Just an hour's drive northwest of Fredericksburg, in the heart of Texas, is an unassuming limestone cave that shelters one of the largest bat nurseries in the nation. About 4 million female bats inhabit the Eckert James River Bat Cave Preserve starting in May and running through September. In the Bat Cave, located southwest of Mason, many of these females give birth to a single pup in June or July that will then join them in flight at about five weeks of age. These pups will remain with their mothers until returning to Mexico in October.
The Bat Cave's history is one uniquely tied to the Eckert family, beginning with W. Phillip Eckert, who purchased the ranch on which the cave was located in 1907. Throughout the early 1900s, he mined the bat guano in the cave and sold it to local farmers for crop fertilizer. W. Phillip's son, Lee Eckert, continued his father's legacy of bat conservation and guano mining and left the site to his wife and children when he passed away in 1967.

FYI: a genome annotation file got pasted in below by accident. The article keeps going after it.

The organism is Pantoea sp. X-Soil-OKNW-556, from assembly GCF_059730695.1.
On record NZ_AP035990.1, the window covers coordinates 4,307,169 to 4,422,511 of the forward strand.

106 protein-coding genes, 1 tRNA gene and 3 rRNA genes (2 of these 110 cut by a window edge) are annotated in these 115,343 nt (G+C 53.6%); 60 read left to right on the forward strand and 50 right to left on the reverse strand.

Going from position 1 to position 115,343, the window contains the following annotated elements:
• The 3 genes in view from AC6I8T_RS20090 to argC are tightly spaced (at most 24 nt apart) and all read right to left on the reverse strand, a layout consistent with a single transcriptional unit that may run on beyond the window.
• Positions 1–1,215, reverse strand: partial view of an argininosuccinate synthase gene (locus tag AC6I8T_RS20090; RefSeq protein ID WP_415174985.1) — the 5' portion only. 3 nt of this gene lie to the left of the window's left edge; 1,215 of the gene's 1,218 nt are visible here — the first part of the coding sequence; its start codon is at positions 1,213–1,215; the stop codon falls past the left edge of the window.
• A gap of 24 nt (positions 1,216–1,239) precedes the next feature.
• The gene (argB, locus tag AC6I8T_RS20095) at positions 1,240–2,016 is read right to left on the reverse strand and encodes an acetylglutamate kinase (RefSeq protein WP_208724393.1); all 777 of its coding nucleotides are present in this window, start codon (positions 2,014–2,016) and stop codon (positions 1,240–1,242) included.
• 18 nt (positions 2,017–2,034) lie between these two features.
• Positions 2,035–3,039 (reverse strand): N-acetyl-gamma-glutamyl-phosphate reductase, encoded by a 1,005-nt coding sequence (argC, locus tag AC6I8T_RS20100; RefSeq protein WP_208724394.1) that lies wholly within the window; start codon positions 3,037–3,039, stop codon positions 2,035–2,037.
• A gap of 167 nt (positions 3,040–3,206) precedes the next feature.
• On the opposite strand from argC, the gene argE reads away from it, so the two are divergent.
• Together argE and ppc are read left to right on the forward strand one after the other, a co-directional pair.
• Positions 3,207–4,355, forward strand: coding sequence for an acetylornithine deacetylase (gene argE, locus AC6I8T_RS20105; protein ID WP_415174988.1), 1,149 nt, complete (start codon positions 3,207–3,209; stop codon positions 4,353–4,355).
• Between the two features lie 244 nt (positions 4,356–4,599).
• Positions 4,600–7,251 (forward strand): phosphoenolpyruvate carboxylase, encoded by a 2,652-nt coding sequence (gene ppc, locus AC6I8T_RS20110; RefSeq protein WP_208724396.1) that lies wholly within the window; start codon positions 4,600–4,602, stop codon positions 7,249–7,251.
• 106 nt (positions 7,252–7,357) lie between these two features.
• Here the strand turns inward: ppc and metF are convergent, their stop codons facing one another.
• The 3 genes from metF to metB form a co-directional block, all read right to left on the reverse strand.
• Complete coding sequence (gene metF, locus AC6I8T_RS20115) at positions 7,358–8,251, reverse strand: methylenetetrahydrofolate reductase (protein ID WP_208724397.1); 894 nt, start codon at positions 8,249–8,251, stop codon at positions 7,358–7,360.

In 1990, Richard Phillip Eckert and Virginia Eckert Garrett donated the cave to The Nature Conservancy (TNC) in honor of their father and grandfather, ensuring that the bats would be permanently protected. However, the donation came with one condition: the land around the cave must remain open to the public for enjoyment and education, as it had been for more than 100 years—and TNC is happy to continue to uphold this tradition.